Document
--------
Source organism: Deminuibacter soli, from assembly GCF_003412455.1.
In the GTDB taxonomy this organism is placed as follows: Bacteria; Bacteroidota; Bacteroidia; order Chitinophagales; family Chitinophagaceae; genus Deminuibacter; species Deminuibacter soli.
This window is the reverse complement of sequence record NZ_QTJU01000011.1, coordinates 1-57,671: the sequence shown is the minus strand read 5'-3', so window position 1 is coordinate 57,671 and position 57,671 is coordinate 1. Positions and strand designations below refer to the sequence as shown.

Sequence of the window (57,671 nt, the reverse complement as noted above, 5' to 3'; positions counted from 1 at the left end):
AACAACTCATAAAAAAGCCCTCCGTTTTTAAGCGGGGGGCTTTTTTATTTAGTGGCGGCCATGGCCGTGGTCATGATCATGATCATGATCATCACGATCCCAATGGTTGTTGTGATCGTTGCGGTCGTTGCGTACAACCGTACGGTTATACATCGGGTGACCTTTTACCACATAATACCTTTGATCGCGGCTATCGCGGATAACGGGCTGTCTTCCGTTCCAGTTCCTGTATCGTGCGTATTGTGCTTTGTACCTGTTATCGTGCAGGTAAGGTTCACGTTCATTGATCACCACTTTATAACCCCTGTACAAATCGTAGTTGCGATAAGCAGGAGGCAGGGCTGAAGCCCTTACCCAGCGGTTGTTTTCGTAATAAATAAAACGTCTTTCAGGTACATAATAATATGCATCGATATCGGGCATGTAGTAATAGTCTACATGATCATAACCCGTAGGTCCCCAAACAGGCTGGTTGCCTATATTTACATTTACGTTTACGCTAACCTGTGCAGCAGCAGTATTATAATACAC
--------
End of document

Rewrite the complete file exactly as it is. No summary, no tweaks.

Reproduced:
Source organism: Deminuibacter soli, from assembly GCF_003412455.1.
In the GTDB taxonomy this organism is placed as follows: Bacteria; Bacteroidota; Bacteroidia; order Chitinophagales; family Chitinophagaceae; genus Deminuibacter; species Deminuibacter soli.
This window is the reverse complement of sequence record NZ_QTJU01000011.1, coordinates 1-57,671: the sequence shown is the minus strand read 5'-3', so window position 1 is coordinate 57,671 and position 57,671 is coordinate 1. Positions and strand designations below refer to the sequence as shown.

Sequence of the window (57,671 nt, the reverse complement as noted above, 5' to 3'; positions counted from 1 at the left end):
AACAACTCATAAAAAAGCCCTCCGTTTTTAAGCGGGGGGCTTTTTTATTTAGTGGCGGCCATGGCCGTGGTCATGATCATGATCATGATCATCACGATCCCAATGGTTGTTGTGATCGTTGCGGTCGTTGCGTACAACCGTACGGTTATACATCGGGTGACCTTTTACCACATAATACCTTTGATCGCGGCTATCGCGGATAACGGGCTGTCTTCCGTTCCAGTTCCTGTATCGTGCGTATTGTGCTTTGTACCTGTTATCGTGCAGGTAAGGTTCACGTTCATTGATCACCACTTTATAACCCCTGTACAAATCGTAGTTGCGATAAGCAGGAGGCAGGGCTGAAGCCCTTACCCAGCGGTTGTTTTCGTAATAAATAAAACGTCTTTCAGGTACATAATAATATGCATCGATATCGGGCATGTAGTAATAGTCTACATGATCATAACCCGTAGGTCCCCAAACAGGCTGGTTGCCTATATTTACATTTACGTTTACGCTAACCTGTGCAGCAGCAGTATTATAATACAC